That takes us to July 4th weekend of this year. Kathi had been getting out of breath a lot, and was coughing a lot, but we had decided to go to New York City anyway, and watch the fireworks. As time went on, Kathi could hardly walk 50 yards without stopping to rest, so we came home a day early and called her GP, who advised us to go to emergency. We were thinking it wasn't that serious, but we went anyway.
As it turns out she had a Pericardial Effusion which is fluid buildup in the pericardial sac which surrounds the heart. The fuild buildup puts pressure on the ehart and it can't beat properly. Symptoms include fatigue, shortage of breath and coughing. It can be caused by among other things, a virus and/or having had metastasized cancer.
They drained the percardial sac and tested the pericardial fluid and pericardium tissue for cancer. Negative. Good news on that score at least.
During this time, we had stopped DCA as it turned out for over two months since it has a tendency to make her tired, and she was pretty much exhausted all the time anyway.
The fatigue still hadn't gone completely, the cough hadn't gone away, and she lost her voice to a large degree.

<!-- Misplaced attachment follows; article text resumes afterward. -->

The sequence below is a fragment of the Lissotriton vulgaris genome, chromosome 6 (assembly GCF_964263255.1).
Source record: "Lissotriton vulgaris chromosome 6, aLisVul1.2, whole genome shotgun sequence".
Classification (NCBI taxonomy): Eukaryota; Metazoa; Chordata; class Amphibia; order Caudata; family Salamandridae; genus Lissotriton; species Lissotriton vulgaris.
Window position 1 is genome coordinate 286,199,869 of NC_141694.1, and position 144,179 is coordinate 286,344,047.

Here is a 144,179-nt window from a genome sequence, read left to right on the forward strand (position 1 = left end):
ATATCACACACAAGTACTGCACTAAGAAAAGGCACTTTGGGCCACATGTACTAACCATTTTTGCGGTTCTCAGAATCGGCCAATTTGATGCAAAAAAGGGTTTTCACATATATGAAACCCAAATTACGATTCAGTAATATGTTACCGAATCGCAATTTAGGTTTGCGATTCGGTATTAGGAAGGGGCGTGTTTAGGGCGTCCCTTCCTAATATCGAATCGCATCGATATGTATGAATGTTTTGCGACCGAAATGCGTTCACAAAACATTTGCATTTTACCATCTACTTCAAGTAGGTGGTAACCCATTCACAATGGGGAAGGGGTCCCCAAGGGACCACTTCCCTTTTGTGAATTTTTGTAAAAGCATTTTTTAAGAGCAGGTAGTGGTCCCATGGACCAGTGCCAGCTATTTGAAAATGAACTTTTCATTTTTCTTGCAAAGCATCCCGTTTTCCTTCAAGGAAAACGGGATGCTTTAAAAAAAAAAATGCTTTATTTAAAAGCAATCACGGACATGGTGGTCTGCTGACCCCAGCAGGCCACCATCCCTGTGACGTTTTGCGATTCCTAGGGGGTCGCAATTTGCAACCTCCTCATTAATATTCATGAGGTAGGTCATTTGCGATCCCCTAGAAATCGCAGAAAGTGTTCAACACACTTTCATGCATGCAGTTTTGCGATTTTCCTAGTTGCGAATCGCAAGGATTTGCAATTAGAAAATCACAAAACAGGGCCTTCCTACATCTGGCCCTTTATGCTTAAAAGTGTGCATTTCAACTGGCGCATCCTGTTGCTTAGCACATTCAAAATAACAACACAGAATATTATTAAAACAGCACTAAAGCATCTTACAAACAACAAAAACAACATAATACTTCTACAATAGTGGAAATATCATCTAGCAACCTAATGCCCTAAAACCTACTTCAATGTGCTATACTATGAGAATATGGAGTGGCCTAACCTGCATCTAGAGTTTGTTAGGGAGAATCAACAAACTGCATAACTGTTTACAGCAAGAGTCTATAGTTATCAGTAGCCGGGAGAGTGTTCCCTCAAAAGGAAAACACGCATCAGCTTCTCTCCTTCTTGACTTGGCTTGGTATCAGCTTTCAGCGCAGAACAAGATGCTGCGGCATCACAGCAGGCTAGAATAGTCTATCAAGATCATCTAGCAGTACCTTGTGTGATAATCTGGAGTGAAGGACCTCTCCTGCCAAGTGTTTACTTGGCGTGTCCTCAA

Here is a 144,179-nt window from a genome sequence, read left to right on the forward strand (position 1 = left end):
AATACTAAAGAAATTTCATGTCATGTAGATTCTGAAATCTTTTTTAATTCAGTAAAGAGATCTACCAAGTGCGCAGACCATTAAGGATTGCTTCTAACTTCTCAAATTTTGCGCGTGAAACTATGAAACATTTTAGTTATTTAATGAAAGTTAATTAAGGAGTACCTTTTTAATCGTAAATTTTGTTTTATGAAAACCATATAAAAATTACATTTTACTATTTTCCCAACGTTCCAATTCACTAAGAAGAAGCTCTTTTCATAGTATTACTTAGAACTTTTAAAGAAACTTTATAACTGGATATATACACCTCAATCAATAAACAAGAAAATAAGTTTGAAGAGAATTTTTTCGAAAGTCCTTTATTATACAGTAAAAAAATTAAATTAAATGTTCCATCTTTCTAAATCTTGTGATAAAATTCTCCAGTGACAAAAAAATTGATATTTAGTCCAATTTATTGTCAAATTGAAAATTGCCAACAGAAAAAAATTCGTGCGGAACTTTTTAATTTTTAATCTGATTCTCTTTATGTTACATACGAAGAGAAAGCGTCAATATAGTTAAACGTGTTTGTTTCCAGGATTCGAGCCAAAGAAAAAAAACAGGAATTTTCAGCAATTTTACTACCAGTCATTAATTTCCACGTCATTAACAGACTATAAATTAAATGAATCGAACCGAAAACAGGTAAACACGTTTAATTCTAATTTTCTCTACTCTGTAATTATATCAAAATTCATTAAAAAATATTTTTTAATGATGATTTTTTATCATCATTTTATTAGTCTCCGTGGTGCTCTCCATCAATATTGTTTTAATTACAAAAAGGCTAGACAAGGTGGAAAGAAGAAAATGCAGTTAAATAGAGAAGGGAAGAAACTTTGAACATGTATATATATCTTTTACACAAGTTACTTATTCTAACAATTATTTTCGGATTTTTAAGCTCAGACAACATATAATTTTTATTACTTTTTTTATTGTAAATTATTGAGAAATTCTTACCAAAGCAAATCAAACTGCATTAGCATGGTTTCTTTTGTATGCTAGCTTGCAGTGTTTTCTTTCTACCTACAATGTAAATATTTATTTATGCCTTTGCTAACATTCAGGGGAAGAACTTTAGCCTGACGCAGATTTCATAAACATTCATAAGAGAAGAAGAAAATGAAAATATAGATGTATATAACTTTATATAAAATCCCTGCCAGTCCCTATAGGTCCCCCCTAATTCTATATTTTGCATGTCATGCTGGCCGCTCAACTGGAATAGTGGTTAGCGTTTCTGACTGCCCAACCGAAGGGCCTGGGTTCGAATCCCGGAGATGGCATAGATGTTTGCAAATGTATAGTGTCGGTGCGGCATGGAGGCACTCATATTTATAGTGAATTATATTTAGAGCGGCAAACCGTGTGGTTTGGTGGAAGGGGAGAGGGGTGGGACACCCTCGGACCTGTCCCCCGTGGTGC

We had a CT scan of the throat and there were some supicious looking stuff there so we went to an endocrinologist to get a needle biopsy. At first they thought it was *primary* thyroid cancer, which would have been easily treatable, but the results were double checked by Johns Hopkins and it came back as metastasized from the BC.
I think that the cancer came back from when we were on our little DCA 'vacation'.
That's where we are now. Our regular Oncologist hasn't got the news yet (she's on vacation), so I don't know what action we will take. If it had been a primary thyroid tumor, the plan was to remove the thyroid and take Radioactive Iodine for any left over cells. Thyroid cells take up iodine very nicely.
Since it's not a primary tumor, we will talk to the Oncologist about what we should do. I'm hoping that we will do a little bit of wait-and-see because we are now back on DCA on a regular basis, and I'm hoping that the results will get better over time.
Anyway, that is our story so far.
Keep up the good fight, folks..
P.S. The last CT scan of the lungs showed more improvement. The Dr. that treated teh Pericardial Effusion used the word 'remission'.